Concierto De Aranjuez
Concierto De Aranjuez
Spanish classical music had always aroused profound interest in Paco de Lucía. First came the album Lorca (1967), the records of Andalusian and Iberoamerican classics (65-69), afterwards came his magnificent work with Falla (1968) and from 1991 we must add this Concierto de Aranjuez and three pieces from the ‘Suite Iberia’ by Albeniz. His pledge here is clear: to offer out of the most profound respect a new perspective on the Classical Spanish canon, in Flamenco. The traditional and incomprehensible separation between classical Spanish music and Flamenco becomes here one of his most important challenges. The result is a revelation.
One of the dreams of every guitarist, classical or Flamenco, is to play the most popular piece in Spanish music, that is, the concerto for guitar and orchestra written by Joaquin Rodrigo under the title ‘Concierto de Aranjuez’. The duration of the concerto is not enough for an album, so Paco recorded three pieces, arranged by Juan Manuel Cañizares, taken from the “the high point of universal piano literature” (Messaien), that is ‘Suite Iberia’ by Isaac Albeniz to go with it. 12 pieces dedicated in the main to Andalusia from which were selected (in the opinion of the guitarists) the most easily-adaptable to the Flamenco melos (melody).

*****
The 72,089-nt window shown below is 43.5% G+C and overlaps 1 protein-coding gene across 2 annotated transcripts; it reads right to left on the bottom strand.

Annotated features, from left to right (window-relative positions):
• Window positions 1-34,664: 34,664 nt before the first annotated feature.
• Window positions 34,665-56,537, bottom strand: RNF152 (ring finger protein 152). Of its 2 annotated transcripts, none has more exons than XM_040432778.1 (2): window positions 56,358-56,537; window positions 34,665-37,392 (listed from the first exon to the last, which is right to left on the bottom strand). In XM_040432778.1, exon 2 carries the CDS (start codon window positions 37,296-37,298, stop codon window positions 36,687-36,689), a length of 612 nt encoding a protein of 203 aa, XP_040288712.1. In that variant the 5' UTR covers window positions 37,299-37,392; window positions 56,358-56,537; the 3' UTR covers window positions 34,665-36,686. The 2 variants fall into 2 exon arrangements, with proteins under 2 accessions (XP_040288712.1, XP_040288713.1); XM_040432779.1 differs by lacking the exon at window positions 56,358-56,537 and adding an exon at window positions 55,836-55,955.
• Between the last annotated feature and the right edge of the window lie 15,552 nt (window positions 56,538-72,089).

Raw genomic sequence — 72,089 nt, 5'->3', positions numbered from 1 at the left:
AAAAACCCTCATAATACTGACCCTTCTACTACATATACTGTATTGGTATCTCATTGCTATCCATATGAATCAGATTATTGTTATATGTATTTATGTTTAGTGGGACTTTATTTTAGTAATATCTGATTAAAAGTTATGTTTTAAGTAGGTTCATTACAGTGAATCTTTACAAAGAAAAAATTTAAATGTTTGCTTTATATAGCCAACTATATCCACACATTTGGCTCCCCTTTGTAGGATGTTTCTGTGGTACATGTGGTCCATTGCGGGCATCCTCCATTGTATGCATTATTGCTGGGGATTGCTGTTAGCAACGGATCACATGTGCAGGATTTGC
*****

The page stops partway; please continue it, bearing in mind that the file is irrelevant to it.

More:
With the help of the Sociedad Estatal Quinto Centenario he was able to reunite the orchestra of Cadaqués, under the baton of Edmond Colomer, and made the dream come true —a Flamenco guitarist playing Rodrigo’s concerto. As shown on the cover of the album, the composer sat beside the interpreter and this brings to the music a new state, unheard in other versions. The beat of the Flamenco guitar, the confident and unmistakeable toque of Paco de Lucía gives a new face to this music. Which versions are best is a question of taste, but without doubt this is one of the most original and well-made, above all in the dynamic and the articulation.
Paco’s versions grant the music a totally renewed and essential rhythmical character, even if to some it is too much. The challenge was more than passed: if only classical Spanish music were interpreted more often from a Flamenco perspective, surely much of the canon would benefit from the experiment. His own words sum up the idea: “I play the concert as it is on the score, but I have never heard it played with rhythm and that’s where I do my interpretation.”
- Paco de Lucía: Principal Artist
- Cañizares: Guitar
- José María Bandera: Guitar
- Allegro con spirito
- Allegro gentile
- El Albaicín
- El Puerto